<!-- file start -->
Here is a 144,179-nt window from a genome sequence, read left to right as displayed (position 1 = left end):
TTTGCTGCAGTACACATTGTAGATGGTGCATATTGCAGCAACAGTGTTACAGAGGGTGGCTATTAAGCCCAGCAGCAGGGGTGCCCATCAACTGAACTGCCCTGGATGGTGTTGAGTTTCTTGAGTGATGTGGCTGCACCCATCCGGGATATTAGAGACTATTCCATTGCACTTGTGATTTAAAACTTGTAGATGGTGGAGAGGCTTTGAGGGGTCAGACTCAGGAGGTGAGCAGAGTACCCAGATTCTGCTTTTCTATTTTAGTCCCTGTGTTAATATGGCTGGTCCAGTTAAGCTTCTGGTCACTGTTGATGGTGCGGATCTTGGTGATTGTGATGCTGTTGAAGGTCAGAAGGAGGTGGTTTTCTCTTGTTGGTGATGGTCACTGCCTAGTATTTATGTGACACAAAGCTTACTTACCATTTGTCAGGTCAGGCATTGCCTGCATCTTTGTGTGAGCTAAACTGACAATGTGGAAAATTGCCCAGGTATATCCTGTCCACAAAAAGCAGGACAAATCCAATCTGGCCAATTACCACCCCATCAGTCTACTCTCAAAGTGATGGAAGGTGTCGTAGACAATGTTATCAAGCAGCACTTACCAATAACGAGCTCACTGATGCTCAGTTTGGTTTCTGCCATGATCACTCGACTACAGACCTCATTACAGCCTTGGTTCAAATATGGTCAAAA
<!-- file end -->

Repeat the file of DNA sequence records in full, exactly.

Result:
Here is a 144,179-nt window from a genome sequence, read left to right as displayed (position 1 = left end):
TTTGCTGCAGTACACATTGTAGATGGTGCATATTGCAGCAACAGTGTTACAGAGGGTGGCTATTAAGCCCAGCAGCAGGGGTGCCCATCAACTGAACTGCCCTGGATGGTGTTGAGTTTCTTGAGTGATGTGGCTGCACCCATCCGGGATATTAGAGACTATTCCATTGCACTTGTGATTTAAAACTTGTAGATGGTGGAGAGGCTTTGAGGGGTCAGACTCAGGAGGTGAGCAGAGTACCCAGATTCTGCTTTTCTATTTTAGTCCCTGTGTTAATATGGCTGGTCCAGTTAAGCTTCTGGTCACTGTTGATGGTGCGGATCTTGGTGATTGTGATGCTGTTGAAGGTCAGAAGGAGGTGGTTTTCTCTTGTTGGTGATGGTCACTGCCTAGTATTTATGTGACACAAAGCTTACTTACCATTTGTCAGGTCAGGCATTGCCTGCATCTTTGTGTGAGCTAAACTGACAATGTGGAAAATTGCCCAGGTATATCCTGTCCACAAAAAGCAGGACAAATCCAATCTGGCCAATTACCACCCCATCAGTCTACTCTCAAAGTGATGGAAGGTGTCGTAGACAATGTTATCAAGCAGCACTTACCAATAACGAGCTCACTGATGCTCAGTTTGGTTTCTGCCATGATCACTCGACTACAGACCTCATTACAGCCTTGGTTCAAATATGGTCAAAA